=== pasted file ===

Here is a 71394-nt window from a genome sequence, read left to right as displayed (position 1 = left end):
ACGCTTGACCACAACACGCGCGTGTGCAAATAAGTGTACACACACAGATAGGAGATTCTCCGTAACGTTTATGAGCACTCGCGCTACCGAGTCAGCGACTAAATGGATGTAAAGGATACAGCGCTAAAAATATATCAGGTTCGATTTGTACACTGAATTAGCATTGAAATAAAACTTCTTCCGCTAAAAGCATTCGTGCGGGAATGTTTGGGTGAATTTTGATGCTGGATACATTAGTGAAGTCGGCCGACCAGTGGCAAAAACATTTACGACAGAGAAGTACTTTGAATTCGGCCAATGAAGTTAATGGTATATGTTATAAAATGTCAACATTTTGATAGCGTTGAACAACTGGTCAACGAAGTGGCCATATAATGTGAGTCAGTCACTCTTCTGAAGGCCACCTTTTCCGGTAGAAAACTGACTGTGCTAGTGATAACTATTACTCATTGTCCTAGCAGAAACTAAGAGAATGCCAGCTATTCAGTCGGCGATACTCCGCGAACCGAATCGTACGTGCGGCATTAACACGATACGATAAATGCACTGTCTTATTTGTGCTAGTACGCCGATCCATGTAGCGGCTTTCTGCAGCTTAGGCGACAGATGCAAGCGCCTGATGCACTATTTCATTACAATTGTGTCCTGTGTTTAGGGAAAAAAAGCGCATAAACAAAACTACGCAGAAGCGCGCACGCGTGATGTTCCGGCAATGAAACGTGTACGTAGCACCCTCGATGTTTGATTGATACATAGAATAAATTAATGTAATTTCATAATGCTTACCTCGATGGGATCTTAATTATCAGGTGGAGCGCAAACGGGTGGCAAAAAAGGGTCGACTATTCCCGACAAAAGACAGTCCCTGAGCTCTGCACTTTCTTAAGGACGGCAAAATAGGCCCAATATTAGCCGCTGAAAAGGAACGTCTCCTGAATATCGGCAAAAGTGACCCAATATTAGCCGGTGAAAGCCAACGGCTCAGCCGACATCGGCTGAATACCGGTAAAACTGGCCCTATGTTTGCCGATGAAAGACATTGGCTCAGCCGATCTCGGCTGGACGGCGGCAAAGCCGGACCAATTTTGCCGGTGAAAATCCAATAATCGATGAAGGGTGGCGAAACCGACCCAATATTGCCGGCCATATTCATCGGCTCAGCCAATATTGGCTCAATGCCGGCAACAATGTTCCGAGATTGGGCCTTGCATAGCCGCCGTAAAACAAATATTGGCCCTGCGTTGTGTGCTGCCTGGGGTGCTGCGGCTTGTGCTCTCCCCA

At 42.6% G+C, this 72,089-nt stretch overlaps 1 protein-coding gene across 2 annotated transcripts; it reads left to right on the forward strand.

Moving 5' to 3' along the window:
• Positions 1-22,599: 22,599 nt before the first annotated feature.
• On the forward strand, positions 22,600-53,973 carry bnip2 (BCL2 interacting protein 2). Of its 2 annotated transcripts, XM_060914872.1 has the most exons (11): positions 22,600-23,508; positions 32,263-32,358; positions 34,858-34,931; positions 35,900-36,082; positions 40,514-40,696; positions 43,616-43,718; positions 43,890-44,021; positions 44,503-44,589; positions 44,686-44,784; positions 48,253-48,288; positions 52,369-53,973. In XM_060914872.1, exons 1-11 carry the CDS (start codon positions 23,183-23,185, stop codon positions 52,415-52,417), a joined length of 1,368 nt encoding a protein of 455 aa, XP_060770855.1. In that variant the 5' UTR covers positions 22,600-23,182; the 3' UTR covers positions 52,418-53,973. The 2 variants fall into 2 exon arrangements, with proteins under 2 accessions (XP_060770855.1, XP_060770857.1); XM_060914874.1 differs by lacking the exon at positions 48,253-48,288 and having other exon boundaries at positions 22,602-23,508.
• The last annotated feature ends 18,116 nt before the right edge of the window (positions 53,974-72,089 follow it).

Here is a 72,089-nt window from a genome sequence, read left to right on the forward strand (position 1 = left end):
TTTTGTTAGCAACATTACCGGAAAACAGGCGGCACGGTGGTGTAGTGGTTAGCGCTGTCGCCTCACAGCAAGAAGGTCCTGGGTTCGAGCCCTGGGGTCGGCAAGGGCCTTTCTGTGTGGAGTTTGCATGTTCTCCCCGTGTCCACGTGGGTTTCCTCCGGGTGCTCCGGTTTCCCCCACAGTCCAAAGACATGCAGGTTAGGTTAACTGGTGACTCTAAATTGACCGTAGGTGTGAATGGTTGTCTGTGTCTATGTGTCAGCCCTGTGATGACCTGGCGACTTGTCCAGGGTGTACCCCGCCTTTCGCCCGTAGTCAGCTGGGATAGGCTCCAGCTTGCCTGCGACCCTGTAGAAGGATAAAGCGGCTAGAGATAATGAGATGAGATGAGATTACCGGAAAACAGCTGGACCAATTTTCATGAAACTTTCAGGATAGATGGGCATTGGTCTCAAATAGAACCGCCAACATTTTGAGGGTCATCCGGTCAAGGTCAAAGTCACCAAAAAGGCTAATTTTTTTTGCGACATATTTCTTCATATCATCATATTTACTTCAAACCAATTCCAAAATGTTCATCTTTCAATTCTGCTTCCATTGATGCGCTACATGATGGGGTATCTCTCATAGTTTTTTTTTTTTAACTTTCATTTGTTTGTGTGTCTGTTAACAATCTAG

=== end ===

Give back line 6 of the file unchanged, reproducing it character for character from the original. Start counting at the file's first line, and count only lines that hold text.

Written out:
• On the forward strand, positions 22,600-53,973 carry bnip2 (BCL2 interacting protein 2). Of its 2 annotated transcripts, XM_060914872.1 has the most exons (11): positions 22,600-23,508; positions 32,263-32,358; positions 34,858-34,931; positions 35,900-36,082; positions 40,514-40,696; positions 43,616-43,718; positions 43,890-44,021; positions 44,503-44,589; positions 44,686-44,784; positions 48,253-48,288; positions 52,369-53,973. In XM_060914872.1, exons 1-11 carry the CDS (start codon positions 23,183-23,185, stop codon positions 52,415-52,417), a joined length of 1,368 nt encoding a protein of 455 aa, XP_060770855.1. In that variant the 5' UTR covers positions 22,600-23,182; the 3' UTR covers positions 52,418-53,973. The 2 variants fall into 2 exon arrangements, with proteins under 2 accessions (XP_060770855.1, XP_060770857.1); XM_060914874.1 differs by lacking the exon at positions 48,253-48,288 and having other exon boundaries at positions 22,602-23,508.